The post-globalist world can be imagined in the form of several large centres and a number of secondary centres. Each major pole must meet the requirements of autarchy. It would be the analogue of traditional Empires. It would mean..:

- a single vertical system of rigid management (in a situation of crisis with the dictatorship of the highest power);

- full responsibility of the state and its institutions for the life and health of citizens;

- the assumption by the state of responsibility for the provision of food to its population under closed borders, which requires developed agriculture;

- the introduction of currency sovereignty, with the national currency pegged to gold or commodity cover (i.e. the real economy) rather than the world reserve system;

- ensuring a high rate of development of national industry sufficient to compete effectively with other closed States (which does not exclude cooperation, but only when the principle of independence and industrial autarky is not affected);

- creation of an efficient military industry and the necessary scientific and production infrastructure;

- control and maintenance of the transport and communication system that ensures communication between the individual territories of the state.

Obviously, in order to realize such extraordinary tasks, it is necessary to

- a very special elite (post-globalist political class)

- Accordingly, a completely new state ideology will need to be adopted (liberalism and globalism are not strongly suited for this).

The political class should be recruited from managers and employees of military institutions.

Ideology should reflect the historical cultural and religious characteristics of a particular society and have a futurological orientation - the projection of civilizational identity into the future.

It is important to note that almost all modern countries and blocs of countries - and those who are completely immersed in globalization and those who have tried to stay away from it - will have to go through something like this. 

In this regard, it should be assumed that such processes will make the US one of the world's most important players at the same time it will change its content - from the citadel of globalization to a powerful autocratic entity defending only its own interests. Prerequisites for such a transformation are already contained in part in the program of Donald Trump, and in the fight against pandemics and states of emergency this will acquire even more distinct features.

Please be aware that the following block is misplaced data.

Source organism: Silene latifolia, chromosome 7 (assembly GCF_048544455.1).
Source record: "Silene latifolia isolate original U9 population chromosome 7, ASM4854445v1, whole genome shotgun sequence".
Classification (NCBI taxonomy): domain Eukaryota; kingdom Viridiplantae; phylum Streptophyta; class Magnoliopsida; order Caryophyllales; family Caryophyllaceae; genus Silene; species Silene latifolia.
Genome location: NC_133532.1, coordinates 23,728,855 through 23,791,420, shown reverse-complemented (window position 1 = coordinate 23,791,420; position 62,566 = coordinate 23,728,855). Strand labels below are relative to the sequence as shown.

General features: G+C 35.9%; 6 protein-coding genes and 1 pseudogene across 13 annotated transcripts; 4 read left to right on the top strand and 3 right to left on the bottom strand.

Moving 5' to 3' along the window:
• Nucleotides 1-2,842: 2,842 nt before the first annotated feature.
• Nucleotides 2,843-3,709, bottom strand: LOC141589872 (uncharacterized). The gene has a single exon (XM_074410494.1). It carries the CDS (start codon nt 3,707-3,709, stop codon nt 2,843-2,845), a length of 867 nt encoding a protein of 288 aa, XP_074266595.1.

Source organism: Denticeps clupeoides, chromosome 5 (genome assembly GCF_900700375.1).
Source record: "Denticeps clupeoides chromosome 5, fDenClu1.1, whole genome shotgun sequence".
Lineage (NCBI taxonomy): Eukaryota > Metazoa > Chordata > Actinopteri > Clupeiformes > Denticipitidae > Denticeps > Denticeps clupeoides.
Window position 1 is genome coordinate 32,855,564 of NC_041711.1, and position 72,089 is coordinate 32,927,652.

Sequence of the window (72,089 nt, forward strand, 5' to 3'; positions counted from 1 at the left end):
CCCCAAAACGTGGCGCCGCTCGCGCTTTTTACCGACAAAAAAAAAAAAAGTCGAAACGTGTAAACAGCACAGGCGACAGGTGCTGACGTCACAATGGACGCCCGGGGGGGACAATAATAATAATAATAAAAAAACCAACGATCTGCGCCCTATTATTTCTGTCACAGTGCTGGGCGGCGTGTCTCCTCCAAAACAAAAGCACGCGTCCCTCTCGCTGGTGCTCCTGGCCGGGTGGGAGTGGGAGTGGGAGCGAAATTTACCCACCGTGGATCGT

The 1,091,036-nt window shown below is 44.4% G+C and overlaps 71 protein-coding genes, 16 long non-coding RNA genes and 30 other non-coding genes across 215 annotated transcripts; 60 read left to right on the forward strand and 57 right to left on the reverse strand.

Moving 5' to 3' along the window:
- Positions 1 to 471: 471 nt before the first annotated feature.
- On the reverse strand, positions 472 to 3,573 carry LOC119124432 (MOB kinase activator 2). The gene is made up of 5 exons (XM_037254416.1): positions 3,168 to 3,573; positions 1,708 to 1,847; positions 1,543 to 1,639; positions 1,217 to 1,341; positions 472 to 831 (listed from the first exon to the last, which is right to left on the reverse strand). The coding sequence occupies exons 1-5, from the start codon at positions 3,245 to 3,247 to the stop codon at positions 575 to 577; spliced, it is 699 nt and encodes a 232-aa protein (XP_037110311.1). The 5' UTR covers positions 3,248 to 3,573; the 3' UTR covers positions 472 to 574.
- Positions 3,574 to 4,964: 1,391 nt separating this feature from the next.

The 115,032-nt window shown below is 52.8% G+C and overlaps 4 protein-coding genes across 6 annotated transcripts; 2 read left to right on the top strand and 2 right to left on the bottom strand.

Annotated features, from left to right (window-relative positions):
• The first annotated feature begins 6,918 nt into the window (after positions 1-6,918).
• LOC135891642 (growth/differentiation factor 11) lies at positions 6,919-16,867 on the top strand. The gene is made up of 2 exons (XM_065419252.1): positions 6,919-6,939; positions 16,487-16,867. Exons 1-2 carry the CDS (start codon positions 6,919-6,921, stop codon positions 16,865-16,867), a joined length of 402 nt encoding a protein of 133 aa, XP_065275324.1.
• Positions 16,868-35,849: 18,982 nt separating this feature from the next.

France and Germany are also ready to follow the same path - so far, under emergency measures, other European powers are already heading in this direction. As the crisis deepens and lengthens, these processes will become increasingly closer to what we have outlined.

China is relatively ready for such a turnaround, ideologically and politically, as a rigidly centralized state with a pronounced vertical of power. China is losing a lot with the collapse of globalization, which it has managed to put at the service of its national interests, but in general, it has always placed special emphasis on autarky, which it has not overlooked even during periods of maximum openness.

There are prerequisites in place for such a post-globalistic evolution in Iran, Pakistan and partly Turkey, which could become the poles of the Islamic world.

India, which is rapidly reviving its national identity, began to actively restore ties with friendly countries of the region in the context of the pandemic, preparing for the new processes.

Russia also has a number of positive aspects in these starting conditions: 

- Putin's policy over the last two decades to strengthen its sovereignty;

- the availability of serious military power;

- historical precedents of full or relative autarky;

- traditions of ideological and political independence;

- strong national and religious identities;

- recognition by the majority of the legitimacy of the centralist and paternalist model of governance.

However, the existing ruling elite, which was formed in late Soviet and post-Soviet times, is not meeting the challenge of time at all, being the heir to the bipolar and unipolar (globalist) world order and its related thinking. Economically, financially, ideologically and technologically, Russia is too closely connected to the globalist structure, which in many ways makes it unprepared to effectively confront the epidemic: if it turns from a short-term emergency into the creation of a new - and irreversibly post-globalist - world order. These elites share a liberal ideology and base their activities to some extent on transnational structures - resource sales, delocalization of industry, dependence on foreign goods and products, inclusion in the global financial system with the recognition of the dollar as a reserve currency, etc. Neither in their skills, nor in their worldview, nor in their political and administrative culture, are these elites capable of shepherding the transition to the new state. However, this state of affairs is common to the overwhelming majority of countries, where globalization and liberalism have until recently been considered indestructible and irrefutable dogmas. In this case, Russia has a chance to change the state of affairs, reading the state and society to enter the new post-globalist order.